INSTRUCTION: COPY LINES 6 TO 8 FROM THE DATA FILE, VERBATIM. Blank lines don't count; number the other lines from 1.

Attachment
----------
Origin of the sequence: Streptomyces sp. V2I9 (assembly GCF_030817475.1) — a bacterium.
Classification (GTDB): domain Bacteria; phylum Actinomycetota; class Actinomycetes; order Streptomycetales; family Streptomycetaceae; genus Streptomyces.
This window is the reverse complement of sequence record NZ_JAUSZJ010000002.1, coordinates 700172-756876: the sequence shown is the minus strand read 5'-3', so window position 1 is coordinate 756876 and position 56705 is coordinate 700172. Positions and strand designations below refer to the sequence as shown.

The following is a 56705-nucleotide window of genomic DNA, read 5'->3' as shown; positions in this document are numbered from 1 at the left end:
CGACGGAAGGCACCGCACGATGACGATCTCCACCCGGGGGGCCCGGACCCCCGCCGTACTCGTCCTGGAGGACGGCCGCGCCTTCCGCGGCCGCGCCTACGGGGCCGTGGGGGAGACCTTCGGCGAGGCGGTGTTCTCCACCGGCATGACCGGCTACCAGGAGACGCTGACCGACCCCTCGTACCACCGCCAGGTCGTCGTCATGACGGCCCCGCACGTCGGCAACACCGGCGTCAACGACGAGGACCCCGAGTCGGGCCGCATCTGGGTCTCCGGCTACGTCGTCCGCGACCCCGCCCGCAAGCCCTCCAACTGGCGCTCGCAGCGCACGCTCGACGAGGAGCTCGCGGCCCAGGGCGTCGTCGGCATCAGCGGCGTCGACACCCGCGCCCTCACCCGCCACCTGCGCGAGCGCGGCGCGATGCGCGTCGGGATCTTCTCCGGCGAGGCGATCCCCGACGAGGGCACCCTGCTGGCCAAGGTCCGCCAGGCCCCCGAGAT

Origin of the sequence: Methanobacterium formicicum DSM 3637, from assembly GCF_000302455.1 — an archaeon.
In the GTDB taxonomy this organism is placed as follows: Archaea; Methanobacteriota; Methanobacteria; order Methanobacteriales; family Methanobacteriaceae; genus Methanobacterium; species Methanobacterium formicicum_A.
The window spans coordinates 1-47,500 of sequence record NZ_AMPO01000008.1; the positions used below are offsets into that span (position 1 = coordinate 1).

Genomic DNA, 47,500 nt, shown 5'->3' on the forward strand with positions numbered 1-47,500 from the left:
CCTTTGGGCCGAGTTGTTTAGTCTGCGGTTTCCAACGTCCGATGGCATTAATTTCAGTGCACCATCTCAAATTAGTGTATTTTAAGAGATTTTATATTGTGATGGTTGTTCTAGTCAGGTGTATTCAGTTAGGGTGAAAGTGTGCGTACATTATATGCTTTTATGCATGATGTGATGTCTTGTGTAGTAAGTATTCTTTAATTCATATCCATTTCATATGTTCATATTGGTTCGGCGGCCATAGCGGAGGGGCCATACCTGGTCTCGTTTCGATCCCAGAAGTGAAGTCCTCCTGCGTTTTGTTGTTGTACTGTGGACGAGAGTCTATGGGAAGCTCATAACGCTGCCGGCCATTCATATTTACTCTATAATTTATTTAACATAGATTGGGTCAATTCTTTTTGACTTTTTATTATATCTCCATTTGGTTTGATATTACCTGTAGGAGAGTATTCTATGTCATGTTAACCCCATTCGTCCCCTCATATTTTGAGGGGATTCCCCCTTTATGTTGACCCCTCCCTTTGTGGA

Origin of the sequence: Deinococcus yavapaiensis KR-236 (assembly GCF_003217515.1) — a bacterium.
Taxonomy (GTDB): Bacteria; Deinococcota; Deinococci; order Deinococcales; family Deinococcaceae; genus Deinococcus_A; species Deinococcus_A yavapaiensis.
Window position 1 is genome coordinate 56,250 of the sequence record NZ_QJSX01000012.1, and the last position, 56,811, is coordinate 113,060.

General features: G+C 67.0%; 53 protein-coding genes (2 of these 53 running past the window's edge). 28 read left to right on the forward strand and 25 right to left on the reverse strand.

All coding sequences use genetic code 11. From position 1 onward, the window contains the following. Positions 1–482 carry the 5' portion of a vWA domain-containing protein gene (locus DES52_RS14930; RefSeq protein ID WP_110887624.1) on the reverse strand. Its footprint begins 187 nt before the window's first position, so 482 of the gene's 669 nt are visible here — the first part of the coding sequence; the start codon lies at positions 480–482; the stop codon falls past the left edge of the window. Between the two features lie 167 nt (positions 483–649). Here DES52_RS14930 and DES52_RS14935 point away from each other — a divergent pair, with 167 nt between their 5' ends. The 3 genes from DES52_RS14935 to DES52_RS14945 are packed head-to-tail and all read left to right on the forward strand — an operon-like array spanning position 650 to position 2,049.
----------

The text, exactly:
Origin of the sequence: Methanobacterium formicicum DSM 3637, from assembly GCF_000302455.1 — an archaeon.
In the GTDB taxonomy this organism is placed as follows: Archaea; Methanobacteriota; Methanobacteria; order Methanobacteriales; family Methanobacteriaceae; genus Methanobacterium; species Methanobacterium formicicum_A.
The window spans coordinates 1-47,500 of sequence record NZ_AMPO01000008.1; the positions used below are offsets into that span (position 1 = coordinate 1).